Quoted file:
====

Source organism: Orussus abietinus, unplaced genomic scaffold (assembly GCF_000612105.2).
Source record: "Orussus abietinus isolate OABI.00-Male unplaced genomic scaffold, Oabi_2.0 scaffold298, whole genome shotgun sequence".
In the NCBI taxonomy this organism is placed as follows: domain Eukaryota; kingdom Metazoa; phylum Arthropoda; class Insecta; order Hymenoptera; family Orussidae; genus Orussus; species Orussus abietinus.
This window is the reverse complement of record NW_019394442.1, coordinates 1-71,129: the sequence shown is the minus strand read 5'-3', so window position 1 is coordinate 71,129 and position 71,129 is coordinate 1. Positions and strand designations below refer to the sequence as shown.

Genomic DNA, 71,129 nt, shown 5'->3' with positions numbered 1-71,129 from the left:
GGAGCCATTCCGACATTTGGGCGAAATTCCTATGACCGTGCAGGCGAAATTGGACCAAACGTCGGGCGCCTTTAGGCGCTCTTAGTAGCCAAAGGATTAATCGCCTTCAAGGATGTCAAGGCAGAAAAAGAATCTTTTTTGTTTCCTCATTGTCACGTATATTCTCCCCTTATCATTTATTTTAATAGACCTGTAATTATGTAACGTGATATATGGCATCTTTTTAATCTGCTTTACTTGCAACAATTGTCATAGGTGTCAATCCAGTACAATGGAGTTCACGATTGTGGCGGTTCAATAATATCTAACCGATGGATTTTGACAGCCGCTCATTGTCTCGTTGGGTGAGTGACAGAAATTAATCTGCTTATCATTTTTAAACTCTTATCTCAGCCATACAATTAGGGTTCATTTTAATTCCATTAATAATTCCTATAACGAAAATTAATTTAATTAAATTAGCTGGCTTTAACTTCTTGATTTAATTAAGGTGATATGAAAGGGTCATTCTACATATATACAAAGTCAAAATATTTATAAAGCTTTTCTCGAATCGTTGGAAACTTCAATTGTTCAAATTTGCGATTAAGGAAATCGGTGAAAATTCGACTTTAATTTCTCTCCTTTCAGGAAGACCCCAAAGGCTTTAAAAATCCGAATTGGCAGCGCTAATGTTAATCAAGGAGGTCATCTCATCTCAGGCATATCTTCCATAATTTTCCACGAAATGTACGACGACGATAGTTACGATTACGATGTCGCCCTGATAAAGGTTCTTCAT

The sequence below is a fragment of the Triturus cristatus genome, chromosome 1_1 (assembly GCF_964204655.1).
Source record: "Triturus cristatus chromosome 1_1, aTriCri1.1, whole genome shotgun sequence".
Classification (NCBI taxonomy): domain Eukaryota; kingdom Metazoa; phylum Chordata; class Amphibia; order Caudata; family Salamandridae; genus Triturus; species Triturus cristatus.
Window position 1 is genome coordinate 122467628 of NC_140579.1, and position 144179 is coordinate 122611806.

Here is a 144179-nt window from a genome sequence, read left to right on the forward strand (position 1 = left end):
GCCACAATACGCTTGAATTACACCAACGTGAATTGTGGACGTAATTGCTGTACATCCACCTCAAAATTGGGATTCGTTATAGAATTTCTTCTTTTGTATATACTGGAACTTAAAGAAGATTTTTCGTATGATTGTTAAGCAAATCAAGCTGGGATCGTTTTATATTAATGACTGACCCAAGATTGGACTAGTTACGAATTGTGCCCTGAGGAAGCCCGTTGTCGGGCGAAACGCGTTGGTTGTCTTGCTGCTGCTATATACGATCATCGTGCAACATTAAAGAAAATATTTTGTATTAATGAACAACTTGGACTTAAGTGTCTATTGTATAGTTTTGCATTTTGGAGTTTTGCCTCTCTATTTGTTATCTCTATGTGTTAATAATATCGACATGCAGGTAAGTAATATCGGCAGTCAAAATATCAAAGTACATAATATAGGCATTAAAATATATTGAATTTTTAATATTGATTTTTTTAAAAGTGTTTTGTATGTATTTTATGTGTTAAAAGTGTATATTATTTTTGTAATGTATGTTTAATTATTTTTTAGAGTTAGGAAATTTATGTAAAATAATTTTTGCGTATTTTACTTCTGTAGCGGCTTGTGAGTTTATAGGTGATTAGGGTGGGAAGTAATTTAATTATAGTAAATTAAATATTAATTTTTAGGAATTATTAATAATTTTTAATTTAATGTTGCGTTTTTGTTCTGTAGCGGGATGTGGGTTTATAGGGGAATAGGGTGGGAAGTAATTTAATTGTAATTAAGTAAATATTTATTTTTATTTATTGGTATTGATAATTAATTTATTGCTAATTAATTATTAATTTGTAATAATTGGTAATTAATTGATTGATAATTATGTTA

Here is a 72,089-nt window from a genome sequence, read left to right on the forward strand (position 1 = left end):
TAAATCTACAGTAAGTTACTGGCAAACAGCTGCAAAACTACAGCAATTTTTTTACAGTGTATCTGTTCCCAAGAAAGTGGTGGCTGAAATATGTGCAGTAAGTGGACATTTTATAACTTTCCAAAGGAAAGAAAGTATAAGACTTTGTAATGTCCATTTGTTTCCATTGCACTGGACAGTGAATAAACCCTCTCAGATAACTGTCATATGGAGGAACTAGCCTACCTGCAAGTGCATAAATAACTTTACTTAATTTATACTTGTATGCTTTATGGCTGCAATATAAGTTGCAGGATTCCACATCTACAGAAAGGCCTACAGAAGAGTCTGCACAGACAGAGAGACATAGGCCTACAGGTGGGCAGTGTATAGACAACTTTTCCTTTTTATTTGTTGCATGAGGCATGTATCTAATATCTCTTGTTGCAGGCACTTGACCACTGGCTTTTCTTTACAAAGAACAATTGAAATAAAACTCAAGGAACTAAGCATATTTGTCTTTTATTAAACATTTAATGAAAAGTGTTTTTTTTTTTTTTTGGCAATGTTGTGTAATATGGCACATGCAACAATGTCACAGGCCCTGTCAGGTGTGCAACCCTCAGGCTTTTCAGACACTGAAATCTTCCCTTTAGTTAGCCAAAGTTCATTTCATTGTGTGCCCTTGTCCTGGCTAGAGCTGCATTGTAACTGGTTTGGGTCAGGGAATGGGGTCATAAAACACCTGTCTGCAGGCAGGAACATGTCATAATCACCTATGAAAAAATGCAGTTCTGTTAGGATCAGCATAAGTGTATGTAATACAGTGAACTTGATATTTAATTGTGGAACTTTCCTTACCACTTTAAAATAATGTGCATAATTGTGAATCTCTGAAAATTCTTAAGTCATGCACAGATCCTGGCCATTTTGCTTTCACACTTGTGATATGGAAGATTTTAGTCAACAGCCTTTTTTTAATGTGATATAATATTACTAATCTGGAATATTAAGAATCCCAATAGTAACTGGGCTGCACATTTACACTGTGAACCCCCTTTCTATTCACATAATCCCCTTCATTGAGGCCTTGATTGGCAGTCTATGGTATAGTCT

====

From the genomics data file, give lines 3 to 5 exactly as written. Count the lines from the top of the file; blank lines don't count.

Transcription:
In the NCBI taxonomy this organism is placed as follows: domain Eukaryota; kingdom Metazoa; phylum Arthropoda; class Insecta; order Hymenoptera; family Orussidae; genus Orussus; species Orussus abietinus.
This window is the reverse complement of record NW_019394442.1, coordinates 1-71,129: the sequence shown is the minus strand read 5'-3', so window position 1 is coordinate 71,129 and position 71,129 is coordinate 1. Positions and strand designations below refer to the sequence as shown.

Genomic DNA, 71,129 nt, shown 5'->3' with positions numbered 1-71,129 from the left: